On State-Owned Enterprises (SOEs): SOEs play a crucial role in our economy…and to a large extent, the ability of South African industries to compete globally is influenced by the effectiveness of our SOEs. Many South African industries rely on and intersect with the services provided by SOEs at critical points in our processes, whether relating to the provision of energy, rail or port services. Unless all the links in the chain develop at the same rate, and in collaboration with one another, a pinch point will appear and the chains will break, or at least be severely constrained. That impacts all of us in terms of what we produce and the effectiveness of us being competitive…So in simple terms, for South Africa to be successful, we have to be equally efficient and successful and continue to transform the effectives and productivity of our SOEs, along with the private sector.

SOEs form an integral part of the backbone of our economic and industrial infrastructure. They must be prioritised for investment and they must be led through the lens of commercial decision-making.

On the National Development Plan (NDP): The adoption of the NDP must be something that brings policy, business and people together. It must work for business, it must work for the government, and support itys social commitments, and it must work for the people of South Africa. South Africa cannot build a sustainable future without touching these three or four key points.

On South Africa’s advantages: We have some of the world’s greatest mining assets and minerals resources, according to estimates worth between $2.5 and $3.0 trillion, although maybe not at today’s prices! We have a highly developed physical infrastructure of roads, airports and railways, including dedicated rail links and ports for the export of minerals, and mobile communications. We often underestimate or undersell the quality of the infrastructure we do have in place, although I think we share a frustration that we’re not operating it as well as we could. Compared to many other jurisdictions, we’re still pretty well positioned in the game.

On South Africa versus Nigeria: Those that have visited [both] Nigeria and South Africa would still rank South Africa well ahead on terms of our infrastructure and the skills that we have available to us and how we are generally managing our affairs in the country. We’ve got world-class universities and business schools. Our international reputation in the field of medicine is almost second to none. We are a first class tourist destination - if you can get a visa!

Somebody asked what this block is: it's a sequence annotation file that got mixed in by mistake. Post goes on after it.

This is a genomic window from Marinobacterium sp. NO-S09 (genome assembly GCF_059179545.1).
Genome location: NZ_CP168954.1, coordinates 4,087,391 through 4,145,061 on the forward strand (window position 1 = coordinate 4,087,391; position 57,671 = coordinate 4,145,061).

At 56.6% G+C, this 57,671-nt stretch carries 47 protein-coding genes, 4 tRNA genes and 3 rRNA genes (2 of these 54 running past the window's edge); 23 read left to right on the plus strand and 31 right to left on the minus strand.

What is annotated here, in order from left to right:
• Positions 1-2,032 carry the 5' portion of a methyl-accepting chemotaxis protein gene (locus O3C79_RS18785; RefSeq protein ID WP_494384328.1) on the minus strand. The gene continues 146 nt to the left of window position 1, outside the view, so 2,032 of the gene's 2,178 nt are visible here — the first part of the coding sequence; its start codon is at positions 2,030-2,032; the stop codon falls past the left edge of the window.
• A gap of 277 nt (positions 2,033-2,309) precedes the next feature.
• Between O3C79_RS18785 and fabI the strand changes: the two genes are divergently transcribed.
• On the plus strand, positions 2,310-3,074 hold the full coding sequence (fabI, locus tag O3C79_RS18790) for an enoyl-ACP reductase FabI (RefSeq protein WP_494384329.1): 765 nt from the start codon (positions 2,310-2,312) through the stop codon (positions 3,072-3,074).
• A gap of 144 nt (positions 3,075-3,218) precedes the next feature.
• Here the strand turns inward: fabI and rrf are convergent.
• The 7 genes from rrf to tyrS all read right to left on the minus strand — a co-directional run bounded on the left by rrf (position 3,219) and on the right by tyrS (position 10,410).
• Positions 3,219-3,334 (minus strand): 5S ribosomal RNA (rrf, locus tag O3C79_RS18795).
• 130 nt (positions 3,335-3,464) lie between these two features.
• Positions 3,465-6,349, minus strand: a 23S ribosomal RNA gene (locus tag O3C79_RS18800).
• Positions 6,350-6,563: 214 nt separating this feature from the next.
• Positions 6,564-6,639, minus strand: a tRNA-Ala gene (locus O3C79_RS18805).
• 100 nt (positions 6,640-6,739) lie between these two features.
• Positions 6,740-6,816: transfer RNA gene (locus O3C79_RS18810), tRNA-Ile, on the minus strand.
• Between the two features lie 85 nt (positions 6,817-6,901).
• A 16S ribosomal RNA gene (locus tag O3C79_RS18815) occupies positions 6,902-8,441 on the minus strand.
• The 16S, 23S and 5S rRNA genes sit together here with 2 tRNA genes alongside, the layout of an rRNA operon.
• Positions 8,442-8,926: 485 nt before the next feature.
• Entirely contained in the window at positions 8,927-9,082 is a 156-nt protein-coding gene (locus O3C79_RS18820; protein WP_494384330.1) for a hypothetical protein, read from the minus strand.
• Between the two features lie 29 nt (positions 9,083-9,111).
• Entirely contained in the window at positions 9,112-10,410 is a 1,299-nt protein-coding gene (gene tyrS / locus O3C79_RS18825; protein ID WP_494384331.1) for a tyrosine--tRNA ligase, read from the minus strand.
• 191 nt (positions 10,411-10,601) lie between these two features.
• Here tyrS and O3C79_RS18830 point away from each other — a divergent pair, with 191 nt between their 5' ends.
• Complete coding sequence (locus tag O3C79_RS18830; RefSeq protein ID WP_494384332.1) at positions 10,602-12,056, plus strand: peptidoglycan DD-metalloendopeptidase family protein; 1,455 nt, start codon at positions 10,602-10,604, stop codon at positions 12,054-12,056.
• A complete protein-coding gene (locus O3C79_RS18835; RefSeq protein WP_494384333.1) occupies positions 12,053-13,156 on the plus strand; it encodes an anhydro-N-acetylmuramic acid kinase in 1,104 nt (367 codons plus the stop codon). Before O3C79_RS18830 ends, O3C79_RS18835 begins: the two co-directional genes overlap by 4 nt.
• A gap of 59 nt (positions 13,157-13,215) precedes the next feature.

On the visa issue: It is a very big one. We, as a company, rely on the Chinese to buy diamonds. They have only two locations where they can personally front up and have their visa photos [taken]. So…most of them are unable to get into the country to perform the work required to buy diamonds. We’ve made it almost impossible for the Chinese to come here and do business, which we absolutely rely on. So we do ask, when policies are set, that the potential unintended consequences are considered.

On strategic minerals: Please carefully consider the implications of declaring a mineral as being strategic in terms of investment appetite. In fact, there’s nothing wrong with declaring a mineral strategic, but let’s make sure the implications of that declaration protect the rights and ownership of those that have invested monies, per the Constitution, so that there’s no investor scared to invest because they think a government may change the rules … We must apply international commercial logic to the beneficiation of mineral products.

On BBBEE and failure: I think we’ve made a mistake … we’ve not let BEE companies fail as a conscious policy decision. It is the right thing to do everything you can to make sure the company succeeds. But if it’s going to fail on the basis the leadership is not able to compete, then the tough reality that has to be faced is maybe it should fail. The money that could have been otherwise directed to a new and emerging BEE player may be better spent on that group who will make it work. If prop up those that can’t be successful, we do those that can be and will be and have the desire and the capacity to be successful, we do them a disservice.

On learning: In actual fact, we’ve stolen many ideas from Toyota, Ford, BMW and the petrochemical sector for our developing and operating model, which is more a manufacturing approach in the mining industry. We believe learning from other industries is actually more important for our future because [mining] is generally a pretty closed shop, a small group, we learn from each other, we steal each other’s good ideas. What we don’t tend to do is steal from other industries or other thought leaders, and we think that’s the place we’ll get the best ideas.

On leadership: If we want to be seen as leaders, we have to put some personal skin in the game and be prepared to lose. And lose personally. Because if we don’t then I think we fail the test of leadership.